Kidney Transplant Today
May 2021
Ryan Elbert lives near Milwaukee and is married, happy, and hoping to soon start a family. However, his high school years in St. Louis were not so enjoyable. Elbert was diagnosed with end-stage renal failure in 2005. The kidney condition required dialysis, and the ongoing treatment was emotionally and physically draining.

“Every ounce in your body, every cell in your body feels like it is attacking you for doing this to it,” Elbert said. “It’s an extremely, extremely tiring process to go through dialysis.”

Elbert was a patient at SSM Health Cardinal Glennon Children’s Hospital. Erin Foristal, the transplant coordinator at the hospital, helped watch over Elbert when he was a patient.
“He missed out on a lot of high school fun,” Foristal said.

When Elbert turned 18, he was still in need of a successful transplant. Adults often have longer wait times for a donor. Foristal decided to ask Elbert if he would let her donate one of her kidneys. Foristal and Elbert underwent successful transplant surgery at SSM Health St. Louis University Hospital.

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The UW Health Transplant Center performed 64 paired kidney exchanges last year, which the organization said Tuesday was more than any other transplant center in the country.

That is on top of UW Hospital giving organ transplants to a record 548 patients last year, including a record 315 people who received kidneys, even though the COVID-19 pandemic led doctors to shut down elements of the transplant program for parts of the year.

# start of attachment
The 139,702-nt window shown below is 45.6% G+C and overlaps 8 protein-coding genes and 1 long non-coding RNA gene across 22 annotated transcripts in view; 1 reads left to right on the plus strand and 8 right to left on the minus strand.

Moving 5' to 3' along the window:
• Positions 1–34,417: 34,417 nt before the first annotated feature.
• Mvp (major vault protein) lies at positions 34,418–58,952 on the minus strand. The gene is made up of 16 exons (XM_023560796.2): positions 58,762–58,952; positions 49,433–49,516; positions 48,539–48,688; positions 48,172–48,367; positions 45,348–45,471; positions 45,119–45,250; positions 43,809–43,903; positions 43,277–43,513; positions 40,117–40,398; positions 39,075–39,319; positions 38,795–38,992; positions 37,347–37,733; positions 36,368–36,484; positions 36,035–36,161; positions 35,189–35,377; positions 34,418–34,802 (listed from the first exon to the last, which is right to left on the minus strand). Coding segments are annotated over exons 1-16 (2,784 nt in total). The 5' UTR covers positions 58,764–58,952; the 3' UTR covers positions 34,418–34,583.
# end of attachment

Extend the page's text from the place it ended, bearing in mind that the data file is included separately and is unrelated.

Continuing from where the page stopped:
Paired kidney exchanges allow people who need kidneys and their willing but mismatched living donors to swap organs with other incompatible pairs to find suitable donors for the recipients.

Paired kidney exchanges can improve overall transplant quality and reduce waiting times for patients needing kidney transplants, studies show. UW Health does pair kidney exchanges through the National Kidney Registry, which facilitates more than 450 paired kidney exchange transplants annually.

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Looking to improve organ transplant success, researchers are working to learn more about how an immune molecule, which also protects a fetus, helps protect some transplanted kidneys, and to develop a synthetic version of that molecule that could help more patients.

They also are working from the other direction with a “humanized” mouse model that could better select the optimal organ donor and reduce rejection risk. The molecule is HLA-G and it’s part of the usual checks and balances that keep our immune system focused on invaders like cancer or a virus and not attacking our own tissue.

Medical College of Georgia investigators, led by Dr. Anatolij Horuzsko, an immunologist in the MCG Department of Medicine and Georgia Cancer Center and a leader in the study of HLA-G, have shown that in the lab and in transplant patients a key difference between many who have long success with a new kidney and those who reject is inexplicably high levels of HLA-G. In this case, it’s a particularly potent version called HLA-G dimer, which is essentially two of the immune molecules bound together.

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